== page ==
BACKGROUND IMAGE: iSTOCK/GETTY IMAGES
Social media plays an important part in how organizations build brands, engage with customers and support other marketing efforts to drive sales. But mature organizations know that the biggest returns go to those who track their efforts with robust social media analytics data.
"Social media is one of the most effective marketing tools out there," said Sarah Scott, founder of marketing intelligence firm Amboxie Analytics. "However, if companies don't measure their results, it's often ineffective and a waste of money."
The tools and methods that can support effective social media analytics data initiatives are numerous -- some better than others. According to experts, it's crucial to first determine specifically what an organization wants to achieve with social media, which can then guide the direction of the entire social media analytics program.
"Before taking any measurements of any kind, one must have their goal defined of what they want to get out of the social media marketing platform," Scott said.
1. Pick metrics that track to goals
Ultimately, most goals will center around establishing a clear ROI on the money sunk into social media activities, said Ruben Ugarte, founder of marketing analytics firm Practico Analytics.
"This doesn't mean that you need to prove that social media is leading to purchases or conversions directly, but that [it] is helping in some clear way," Ugarte said.
He explained that the trick is getting stakeholders to agree on which social media analytics data points can track to specific goals and start finding ways to gather the appropriate measurements.
"Many companies don't get that far," Ugarte said. "It's important to discuss the pros and cons of each metric that's a candidate for [a] key metric so that everyone understands how measurement can affect perception of the initiative's progress, and so that those doing the work can navigate their way to better results."
Picking metrics that suit goals will take some critical thinking. For example, while every company says its goal is to improve sales, there will be numerous measurements and interval goals along the customer journey that show how social is getting them closer to that ultimate goal. This could include website traffic, customer engagement rates and conversions.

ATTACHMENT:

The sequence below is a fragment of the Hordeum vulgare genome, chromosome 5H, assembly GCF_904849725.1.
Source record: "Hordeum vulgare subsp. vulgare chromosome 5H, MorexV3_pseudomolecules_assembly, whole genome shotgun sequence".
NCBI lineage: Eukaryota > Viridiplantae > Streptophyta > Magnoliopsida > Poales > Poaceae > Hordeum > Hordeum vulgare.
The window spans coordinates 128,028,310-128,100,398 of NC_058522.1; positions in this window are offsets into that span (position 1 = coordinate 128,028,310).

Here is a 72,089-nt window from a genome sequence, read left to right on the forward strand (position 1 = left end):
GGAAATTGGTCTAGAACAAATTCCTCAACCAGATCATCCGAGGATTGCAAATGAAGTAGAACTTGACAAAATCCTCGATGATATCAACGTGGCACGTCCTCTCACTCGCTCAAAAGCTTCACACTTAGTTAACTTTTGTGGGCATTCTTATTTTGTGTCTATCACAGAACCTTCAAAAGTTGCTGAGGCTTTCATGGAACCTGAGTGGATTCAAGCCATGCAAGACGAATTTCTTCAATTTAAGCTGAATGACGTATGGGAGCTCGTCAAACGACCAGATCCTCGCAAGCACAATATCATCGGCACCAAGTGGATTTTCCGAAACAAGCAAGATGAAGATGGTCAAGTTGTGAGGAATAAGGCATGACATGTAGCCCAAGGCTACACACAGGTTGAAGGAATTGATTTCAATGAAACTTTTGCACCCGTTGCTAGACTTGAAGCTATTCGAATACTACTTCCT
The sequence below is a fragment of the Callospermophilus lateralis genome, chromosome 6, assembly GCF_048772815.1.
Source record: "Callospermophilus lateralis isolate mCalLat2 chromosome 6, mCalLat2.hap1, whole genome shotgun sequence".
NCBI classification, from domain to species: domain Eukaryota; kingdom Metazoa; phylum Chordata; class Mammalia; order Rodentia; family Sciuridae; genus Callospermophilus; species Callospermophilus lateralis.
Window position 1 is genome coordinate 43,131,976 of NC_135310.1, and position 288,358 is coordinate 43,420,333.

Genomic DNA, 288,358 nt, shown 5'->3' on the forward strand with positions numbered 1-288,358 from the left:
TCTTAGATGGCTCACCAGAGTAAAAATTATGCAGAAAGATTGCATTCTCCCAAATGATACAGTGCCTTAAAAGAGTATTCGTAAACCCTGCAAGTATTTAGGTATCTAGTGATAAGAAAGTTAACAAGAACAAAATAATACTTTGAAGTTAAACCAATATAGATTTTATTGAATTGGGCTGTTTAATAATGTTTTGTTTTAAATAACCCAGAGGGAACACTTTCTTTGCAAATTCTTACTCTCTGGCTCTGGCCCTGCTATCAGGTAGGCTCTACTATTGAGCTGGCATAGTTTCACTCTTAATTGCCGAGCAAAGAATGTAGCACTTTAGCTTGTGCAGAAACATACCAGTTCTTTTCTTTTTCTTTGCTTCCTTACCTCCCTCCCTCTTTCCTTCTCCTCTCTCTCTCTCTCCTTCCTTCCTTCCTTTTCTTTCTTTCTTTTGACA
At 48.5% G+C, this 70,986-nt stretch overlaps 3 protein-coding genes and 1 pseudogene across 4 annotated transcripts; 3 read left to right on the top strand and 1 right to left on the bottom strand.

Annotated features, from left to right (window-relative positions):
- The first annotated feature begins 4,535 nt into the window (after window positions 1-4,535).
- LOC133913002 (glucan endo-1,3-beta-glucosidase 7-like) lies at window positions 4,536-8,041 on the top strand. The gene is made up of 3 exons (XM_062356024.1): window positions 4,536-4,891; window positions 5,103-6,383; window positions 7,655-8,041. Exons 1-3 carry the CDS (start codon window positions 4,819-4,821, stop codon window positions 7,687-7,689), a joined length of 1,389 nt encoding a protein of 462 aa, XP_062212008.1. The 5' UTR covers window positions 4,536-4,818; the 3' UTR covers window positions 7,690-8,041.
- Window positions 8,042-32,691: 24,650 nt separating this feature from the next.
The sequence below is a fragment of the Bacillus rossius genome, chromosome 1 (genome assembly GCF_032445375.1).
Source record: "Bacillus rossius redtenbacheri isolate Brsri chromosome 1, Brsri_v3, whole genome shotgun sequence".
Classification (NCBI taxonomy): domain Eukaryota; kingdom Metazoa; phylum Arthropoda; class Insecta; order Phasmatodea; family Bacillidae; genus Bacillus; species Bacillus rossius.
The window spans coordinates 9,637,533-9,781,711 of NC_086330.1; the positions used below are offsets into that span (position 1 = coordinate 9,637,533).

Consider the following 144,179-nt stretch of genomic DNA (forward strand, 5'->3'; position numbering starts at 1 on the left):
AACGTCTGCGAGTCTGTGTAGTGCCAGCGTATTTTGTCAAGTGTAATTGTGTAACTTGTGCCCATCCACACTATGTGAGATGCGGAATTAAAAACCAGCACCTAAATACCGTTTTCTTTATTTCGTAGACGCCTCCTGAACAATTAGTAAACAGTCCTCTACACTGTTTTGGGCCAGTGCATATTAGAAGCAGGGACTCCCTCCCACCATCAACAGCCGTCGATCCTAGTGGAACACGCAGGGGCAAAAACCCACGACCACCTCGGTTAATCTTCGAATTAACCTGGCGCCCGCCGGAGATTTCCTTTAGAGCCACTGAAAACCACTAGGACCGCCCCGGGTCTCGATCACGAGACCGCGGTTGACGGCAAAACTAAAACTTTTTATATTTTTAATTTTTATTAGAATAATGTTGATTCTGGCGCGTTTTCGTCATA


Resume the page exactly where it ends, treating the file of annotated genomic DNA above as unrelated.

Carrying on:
"These goals all contribute to the sales process, so it's good to monitor these results," Scott said.
2. Know your medium
It's also important to understand the medium in which you're dealing to comprehend whether a goal is appropriate for the channel and if the social media analytics data metrics are suitable.
"In our case, we expect very different things from Facebook and Twitter then we do from LinkedIn or even Pinterest," said Kris Hughes, senior content marketing manager at ProjectManager.com Ltd., a project management software firm.
For example, his company uses Facebook and Twitter solely for driving traffic and exposing audiences to blog articles in order to start filling ProjectManager.com's sales and marketing funnels, which, in turn, should drive trials of its software.
"Given this, we're looking to measure visits to the site, time on site from those visits and how many pages each person visits when they first arrive on an article," Hughes said. "Each of these things allows us to craft better content for our audience that will be more engaging and shareable."
Marie Lamondecontent marketing specialist, DashThis
In the meantime, he said LinkedIn audiences are more formal, and efforts around that medium are more about building communities around the topics that matter to its core buyer personas.
"Here we're not always looking for traffic but instead overall growth that can help continue to build word of mouth," Hughes said, meaning engagement metrics on the platform are most valuable for measurement.
Pinterest is solely about brand building, which means that ProjectManager.com isn't as concerned about traffic analytics.
"We're more interested for now in building out boards related to our primary blog topics and taking things as they come," he said.
3. Let analytics be your improvement guide
The whole point of any analytics initiative is that the data is meant to aid in decision-making. Social media analytics data can help organizations choose what to post in the future, who to target and where to funnel their dollars for maximum return.
"With the right data on hand, you can improve pretty much everything," said Marie Lamonde, content marketing specialist at DashThis, a marketing reporting tool vendor. "[The] possibilities are endless, but as a general rule, analytics helps you find out what's working and what's not, where to put more efforts, and where to stop wasting money. Every move you make as a company is a lot safer when you back it up with data."
According to Yaniv Masjedi, chief marketing officer at voice over IP company Nextiva, social media analytics data can also help marketers create more effective and extremely detailed ways to test theories. Organizations can also utilize social media metrics to discover trends that are most likely going to affect progress toward goals.
Masjedi added that increasing click-through rates (CTR) is what matters most to him at the end of the day.
"Every post should be monitored over the long term to discover trends in your user engagement and CTRs," he said. "If your tracking is detailed enough, take it one step further to track different types of posts to time spent on page, time spent on website, and whether or not that visitor resulted in a sales call or conversion.
"Just because a post doesn't score a click-through doesn't mean it's a failure -- but, over the long run, I want our social media engagement to translate into click-throughs to our web domain -- and, ultimately, conversions -- not just continued conversations on another company's social media platform."